The point of the other contemporary literature (Jubilees, Tobit, Judith, Joseph and Asenath) indicates food was a serious complication for a Jewish/Gentile congregation in the first century. Consider these counter-evidence, or at least evidence of a range of opinion on the issue of fellowship with the Gentiles. (This will come up again in Acts 15 and Galatians 2).

  3. Jews and gentiles would separate themselves. They did not want to run into each other, they did not want to talk to each other or exchange words. But even though they separated themselves, they would worship together. Some jews would not like the idea of having gentiles in the same room as them, but they would worship the same God, together. God fearing was both what they contained and also they would seek God and become obedient to their calling. Opinions would change based on what was happening between the two different types of people. Both gentiles and jews were encouraged to practice hospitality and take care of the poor and the ones in need. Welcoming people in their homes was something that was encouraged and showing the hand of God of the ones in need.

  4. As the book progresses, we see that the gospel has gone out to the gentiles. The problem we see is the tension that has been building due to the various Jewish laws. Since the time of Moses this nation of Israel has kept the works of the law with the most scrutiny. Jews even looked poorly on those who ate, talked, and were around gentiles. Coming to this point in Acts, the Jewish people and leaders have rejected the message, and now the gospel is impacted the gentile people. The problem that arises is related to the Law. What are the gentiles supposed to do with the Law? Peter understands how the Jews disassociate with the gentiles, but he makes the statement that God told him there is no distinction from Jew or Greek. This must have come as a shock to the Jewish believers. The Law has been ingrained in their minds, and now this is a message of liberation that says the Law is not necessary. Among the Jewish Christians they still practiced the Law. We see Peter express this equality and liberation in chapter 10, but it is one thing for the Jewish Christians hear that the law is not necessary and another for them to practice that truth. This will be addressed in other letters, and this is the source of the conflict.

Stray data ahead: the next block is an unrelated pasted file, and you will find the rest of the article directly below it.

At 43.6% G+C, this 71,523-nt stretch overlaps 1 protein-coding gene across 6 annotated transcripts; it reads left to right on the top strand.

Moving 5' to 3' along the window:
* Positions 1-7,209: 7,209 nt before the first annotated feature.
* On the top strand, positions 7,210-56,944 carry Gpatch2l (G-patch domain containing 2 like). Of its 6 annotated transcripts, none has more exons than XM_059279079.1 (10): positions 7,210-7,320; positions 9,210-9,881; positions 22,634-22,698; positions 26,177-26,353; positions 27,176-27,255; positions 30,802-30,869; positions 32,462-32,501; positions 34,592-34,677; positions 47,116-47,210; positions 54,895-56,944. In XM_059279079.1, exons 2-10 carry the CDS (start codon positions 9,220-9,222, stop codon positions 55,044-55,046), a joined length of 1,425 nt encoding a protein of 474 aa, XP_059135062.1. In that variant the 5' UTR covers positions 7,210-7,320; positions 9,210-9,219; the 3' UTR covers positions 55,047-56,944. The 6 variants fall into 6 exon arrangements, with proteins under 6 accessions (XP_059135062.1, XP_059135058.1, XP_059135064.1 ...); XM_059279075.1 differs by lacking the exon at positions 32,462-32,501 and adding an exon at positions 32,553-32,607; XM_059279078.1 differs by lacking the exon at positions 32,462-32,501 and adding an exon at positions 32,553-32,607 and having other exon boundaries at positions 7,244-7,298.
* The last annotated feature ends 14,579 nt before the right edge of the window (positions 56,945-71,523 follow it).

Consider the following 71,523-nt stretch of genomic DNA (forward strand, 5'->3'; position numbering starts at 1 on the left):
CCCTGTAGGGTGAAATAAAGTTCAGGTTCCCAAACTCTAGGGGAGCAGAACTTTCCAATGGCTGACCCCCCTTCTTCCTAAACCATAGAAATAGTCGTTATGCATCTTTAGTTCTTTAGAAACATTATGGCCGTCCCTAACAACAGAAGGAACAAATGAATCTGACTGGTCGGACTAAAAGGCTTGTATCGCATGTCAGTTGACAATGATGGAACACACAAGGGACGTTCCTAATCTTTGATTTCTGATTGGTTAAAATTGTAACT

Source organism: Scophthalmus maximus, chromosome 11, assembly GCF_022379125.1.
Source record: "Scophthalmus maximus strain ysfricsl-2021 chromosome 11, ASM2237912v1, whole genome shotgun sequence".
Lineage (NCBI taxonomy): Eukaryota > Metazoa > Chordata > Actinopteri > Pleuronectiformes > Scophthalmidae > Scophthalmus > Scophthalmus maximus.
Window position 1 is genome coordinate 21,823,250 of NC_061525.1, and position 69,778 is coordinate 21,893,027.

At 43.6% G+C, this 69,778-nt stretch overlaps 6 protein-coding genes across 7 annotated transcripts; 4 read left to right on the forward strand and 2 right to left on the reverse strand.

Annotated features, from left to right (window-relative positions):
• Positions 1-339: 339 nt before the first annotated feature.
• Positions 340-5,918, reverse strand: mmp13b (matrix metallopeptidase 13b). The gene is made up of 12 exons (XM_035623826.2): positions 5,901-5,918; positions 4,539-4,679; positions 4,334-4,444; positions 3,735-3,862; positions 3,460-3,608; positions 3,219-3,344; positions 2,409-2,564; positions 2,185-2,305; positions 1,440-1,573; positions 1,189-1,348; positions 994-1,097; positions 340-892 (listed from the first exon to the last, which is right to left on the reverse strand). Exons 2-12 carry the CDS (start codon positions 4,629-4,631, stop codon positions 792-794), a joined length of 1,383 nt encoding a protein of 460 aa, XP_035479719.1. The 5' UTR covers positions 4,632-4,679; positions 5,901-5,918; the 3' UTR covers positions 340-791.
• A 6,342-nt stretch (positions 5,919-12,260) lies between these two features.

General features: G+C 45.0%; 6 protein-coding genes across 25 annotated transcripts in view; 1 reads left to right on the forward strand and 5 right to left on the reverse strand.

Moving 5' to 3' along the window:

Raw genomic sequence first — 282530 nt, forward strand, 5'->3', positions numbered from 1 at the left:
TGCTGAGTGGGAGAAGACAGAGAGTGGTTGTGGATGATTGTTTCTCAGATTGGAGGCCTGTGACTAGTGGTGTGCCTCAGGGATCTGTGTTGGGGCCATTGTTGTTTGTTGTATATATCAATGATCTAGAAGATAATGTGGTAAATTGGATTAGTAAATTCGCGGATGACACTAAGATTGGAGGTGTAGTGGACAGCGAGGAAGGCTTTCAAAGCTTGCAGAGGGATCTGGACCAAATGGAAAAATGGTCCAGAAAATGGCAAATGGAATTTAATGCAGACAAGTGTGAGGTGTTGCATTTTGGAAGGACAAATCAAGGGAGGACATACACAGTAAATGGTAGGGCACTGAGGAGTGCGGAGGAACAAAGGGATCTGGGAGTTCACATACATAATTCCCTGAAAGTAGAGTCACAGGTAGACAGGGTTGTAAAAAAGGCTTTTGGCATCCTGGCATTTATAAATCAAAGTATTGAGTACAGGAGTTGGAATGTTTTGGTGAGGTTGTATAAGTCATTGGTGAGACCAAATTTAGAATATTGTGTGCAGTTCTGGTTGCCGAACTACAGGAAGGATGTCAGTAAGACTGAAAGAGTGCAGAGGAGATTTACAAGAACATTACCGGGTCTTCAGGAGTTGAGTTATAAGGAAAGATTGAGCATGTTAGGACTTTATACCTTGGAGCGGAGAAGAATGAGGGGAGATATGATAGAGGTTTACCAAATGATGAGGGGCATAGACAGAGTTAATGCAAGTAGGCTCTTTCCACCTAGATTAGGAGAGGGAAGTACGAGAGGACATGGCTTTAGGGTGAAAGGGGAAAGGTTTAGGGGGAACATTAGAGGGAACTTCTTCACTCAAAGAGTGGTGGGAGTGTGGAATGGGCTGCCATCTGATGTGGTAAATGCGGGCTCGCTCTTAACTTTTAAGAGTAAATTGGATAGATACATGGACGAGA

5. I think this idea of staying away from someone who does something different then us has not left, it just looks different for us today. In the Tobit quote that you included, I was so fascinated by the response to raise himself higher then those like him, his people. The issues of Jews and Gentiles were so demanding, when we talked about them in class, it just reminded me that “God-fearing” people can have these mindsets that are not aligned with others.

  6. In chapter 5 of Joshua W. Jipp’s book, “Reading Acts,” he states that
    “Though he does not yet understand its meaning, Peter obeys the voice” (Jipp, 79). I think that this is very important to note because, although God is having him do something that may seem a shock to him or out of the norm, he proceeds to obey the voice telling him to do so. I wonder if any of the other Apostles would have obeyed, seeing how they thought Peter was a bit crazy for showing the Gentiles hospitality by eating and drinking with them (Acts 10:23). It makes me wonder if I were in Peter’s shoes back then, would I listen to the voice? When God is clearly pushing us towards something that may be scary, confusing, or out of our comfort zone, it is a test of trust and obedience. “If the Spirit is the defining mark of God’s activity and God’s people, then who can stand in God’s way if he has shared his Spirit with the Gentiles?” (Jipp, 80). God is clearly pushing to break the divide between Jews and Gentiles and all people. He wants all people to know Him and have a relationship with Him. It really shows how much tension there was between the Jews and Gentiles when you think about how Cornelius was a God-fearer (Acts 10:2) which, as you suggested, he could very well have been following the same dietary restrictions as the Jews. The thought of this implies tension because, even if Cornelius (a Gentile) followed the dietary laws that the Jews did, the Apostles were STILL hesitant and in shock that Peter entered his home. Simply just because he was a Gentile. “God is the one who has rendered insignificant the social divisions between Jew and Gentile, and his command requires that Peter’s understanding of God undergo transformation” (Jipp, 79).